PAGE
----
Flushing couple sentenced for enslaving two children

Flushing couple sentenced for enslaving two children
A Flushing couple is sentenced for holding as virtual slaves two young Korean children they were entrusted to care for.
By Gina Martinez

A Flushing couple has been sentenced for enslaving two children over the course of six years, Queens District Attorney Richard Brown said.

Sook Yeong Park, 50, and Jeong Taek Lee, 54, both of 196th Street, pleaded guilty in July to two counts of labor trafficking. On Sept. 20, Park was sentenced to two to six years in prison and Lee to five years’ probation for his role, Brown said.

According to Brown, Park and Lee were entrusted with the care and education of two Korean children in 2010, and from that point on the pair forced the children to work without compensation, from cleaning their house to performing body massages and pedicures. The children are related to Park.

“The defendants were supposed to provide a safe home for the children, but instead the two youngsters were held hostage and forced to work long hours on behalf of the couple,” Brown said. “The children had their passports seized and using fear, intimidation and actual physical force, the youngsters were coerced into doing numerous household chores and to work outside the home as well. On payday, the youngsters had to turn over their earnings to the couple.”

According to the charges, around January 2010, the siblings — a sister and brother — were brought to the United States from Korea and began living with the couple. The girl was 11 years old and her brother was 9 years old. After arriving, the children’s passports were taken from them and the sister was forced to do 10 hours of housework, almost daily, after school , the criminal complaint said. She was also forced to give Park back and foot massages, manicures and pedicures, according to the charges.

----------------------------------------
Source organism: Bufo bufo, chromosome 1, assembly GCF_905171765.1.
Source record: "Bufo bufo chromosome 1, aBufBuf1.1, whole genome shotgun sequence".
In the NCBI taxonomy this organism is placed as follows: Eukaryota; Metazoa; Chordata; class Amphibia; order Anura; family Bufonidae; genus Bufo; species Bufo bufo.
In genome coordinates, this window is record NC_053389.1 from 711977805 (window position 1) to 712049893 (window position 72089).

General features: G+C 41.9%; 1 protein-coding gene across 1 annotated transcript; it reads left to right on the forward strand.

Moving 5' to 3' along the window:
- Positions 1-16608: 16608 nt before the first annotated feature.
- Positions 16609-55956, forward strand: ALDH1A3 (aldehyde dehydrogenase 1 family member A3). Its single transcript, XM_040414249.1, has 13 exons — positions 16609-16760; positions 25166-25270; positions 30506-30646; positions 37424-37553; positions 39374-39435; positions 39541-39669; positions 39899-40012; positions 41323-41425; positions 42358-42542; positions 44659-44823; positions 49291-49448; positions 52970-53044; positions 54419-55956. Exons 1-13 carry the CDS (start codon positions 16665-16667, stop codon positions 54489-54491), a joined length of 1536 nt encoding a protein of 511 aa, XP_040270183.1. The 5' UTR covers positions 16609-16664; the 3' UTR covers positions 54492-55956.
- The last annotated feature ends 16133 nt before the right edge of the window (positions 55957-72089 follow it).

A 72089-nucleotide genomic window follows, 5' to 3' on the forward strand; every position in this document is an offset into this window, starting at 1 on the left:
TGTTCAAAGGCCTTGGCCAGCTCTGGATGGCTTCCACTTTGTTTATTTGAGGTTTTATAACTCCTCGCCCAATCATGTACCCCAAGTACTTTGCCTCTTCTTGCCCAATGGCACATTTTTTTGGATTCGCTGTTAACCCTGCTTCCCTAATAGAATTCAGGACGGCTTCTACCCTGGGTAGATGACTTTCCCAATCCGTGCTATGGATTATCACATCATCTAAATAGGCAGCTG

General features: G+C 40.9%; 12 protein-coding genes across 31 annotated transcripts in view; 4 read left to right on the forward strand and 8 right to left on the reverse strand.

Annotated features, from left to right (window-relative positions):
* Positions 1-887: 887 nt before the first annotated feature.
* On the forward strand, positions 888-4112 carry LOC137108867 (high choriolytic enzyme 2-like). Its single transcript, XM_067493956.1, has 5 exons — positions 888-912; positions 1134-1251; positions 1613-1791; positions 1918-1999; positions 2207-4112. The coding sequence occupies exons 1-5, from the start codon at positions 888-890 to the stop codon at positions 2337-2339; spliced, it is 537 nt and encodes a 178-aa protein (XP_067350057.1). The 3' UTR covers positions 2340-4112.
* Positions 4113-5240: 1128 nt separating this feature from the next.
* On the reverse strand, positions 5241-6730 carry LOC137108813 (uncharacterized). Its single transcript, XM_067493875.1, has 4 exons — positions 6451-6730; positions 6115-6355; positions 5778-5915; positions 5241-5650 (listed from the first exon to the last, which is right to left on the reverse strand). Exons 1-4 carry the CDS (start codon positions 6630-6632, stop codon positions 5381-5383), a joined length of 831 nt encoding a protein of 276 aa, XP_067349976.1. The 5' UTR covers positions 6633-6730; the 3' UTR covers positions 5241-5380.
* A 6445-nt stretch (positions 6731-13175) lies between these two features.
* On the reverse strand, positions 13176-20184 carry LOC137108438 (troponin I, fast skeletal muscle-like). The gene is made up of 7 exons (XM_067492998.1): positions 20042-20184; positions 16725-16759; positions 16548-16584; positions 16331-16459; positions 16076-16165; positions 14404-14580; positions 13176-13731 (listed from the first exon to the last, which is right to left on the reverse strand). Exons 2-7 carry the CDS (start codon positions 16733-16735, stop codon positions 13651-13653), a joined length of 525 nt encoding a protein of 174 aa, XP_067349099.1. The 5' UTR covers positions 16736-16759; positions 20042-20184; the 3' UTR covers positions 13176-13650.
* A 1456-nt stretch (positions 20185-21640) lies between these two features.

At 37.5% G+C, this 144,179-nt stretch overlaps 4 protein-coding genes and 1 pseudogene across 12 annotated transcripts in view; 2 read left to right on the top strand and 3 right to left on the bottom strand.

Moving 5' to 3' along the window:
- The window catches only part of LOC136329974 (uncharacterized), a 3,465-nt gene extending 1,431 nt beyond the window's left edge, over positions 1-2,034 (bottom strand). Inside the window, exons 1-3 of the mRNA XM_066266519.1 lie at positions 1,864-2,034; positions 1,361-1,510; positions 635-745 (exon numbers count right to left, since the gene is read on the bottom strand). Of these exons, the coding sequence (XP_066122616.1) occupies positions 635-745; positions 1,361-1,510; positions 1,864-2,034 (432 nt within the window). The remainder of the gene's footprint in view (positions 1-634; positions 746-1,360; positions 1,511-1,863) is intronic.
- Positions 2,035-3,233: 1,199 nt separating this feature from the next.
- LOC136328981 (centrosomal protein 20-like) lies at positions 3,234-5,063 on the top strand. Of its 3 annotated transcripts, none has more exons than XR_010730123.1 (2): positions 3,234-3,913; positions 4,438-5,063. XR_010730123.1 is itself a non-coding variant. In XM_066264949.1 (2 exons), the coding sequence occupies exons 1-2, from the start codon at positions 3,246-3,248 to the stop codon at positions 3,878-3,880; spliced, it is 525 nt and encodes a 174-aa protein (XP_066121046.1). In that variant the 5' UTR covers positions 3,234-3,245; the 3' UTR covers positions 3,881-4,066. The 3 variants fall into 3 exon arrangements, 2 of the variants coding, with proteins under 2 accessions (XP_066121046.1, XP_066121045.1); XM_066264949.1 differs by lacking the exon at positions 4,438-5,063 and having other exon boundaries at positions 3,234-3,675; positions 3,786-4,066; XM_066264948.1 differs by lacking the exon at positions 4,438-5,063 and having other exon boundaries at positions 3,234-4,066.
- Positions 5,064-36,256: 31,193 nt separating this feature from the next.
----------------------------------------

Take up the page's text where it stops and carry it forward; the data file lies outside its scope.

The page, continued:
Brown said that according to court records, from April 2013 through January 2016, the young girl had to work various jobs outside the home, including in a grocery store, a nail salon, a restaurant and as a baby sitter, and was forced to turn over all her earnings to the couple.

Starting in August 2015, the younger brother was also forced to work at a grocery store for at least one day a month and had to hand over his earnings to Park and Lee, Brown said. The siblings were told that they had to work to pay for their living expenses, despite the fact their parents were sending money to the couple for their care, according to the district attorney.

The children also were not allowed to have any contact with their parents without Park being present and coaching them on what to say, Brown said.

The complaint also said from January 2010 until January 2016 the sister was forced to sleep on the floor in a small closet and her brother slept on a bedroom floor. During those six years, Park routinely hit them with objects, slapped them or stepped on their legs and kicked them, the charges said.

“This kind of treatment of another human being is unacceptable and it will not be tolerated in Queens County,” The DA said. “The victims in this case have been reunited with their biological parents in Korea and this resolution allows them to continue with their lives without having to revisit the horrors of their time with the defendants.”

Reach Gina Martinez by e-mail at gmart[email protected]cnglocal.com or by phone at (718) 260–4566.

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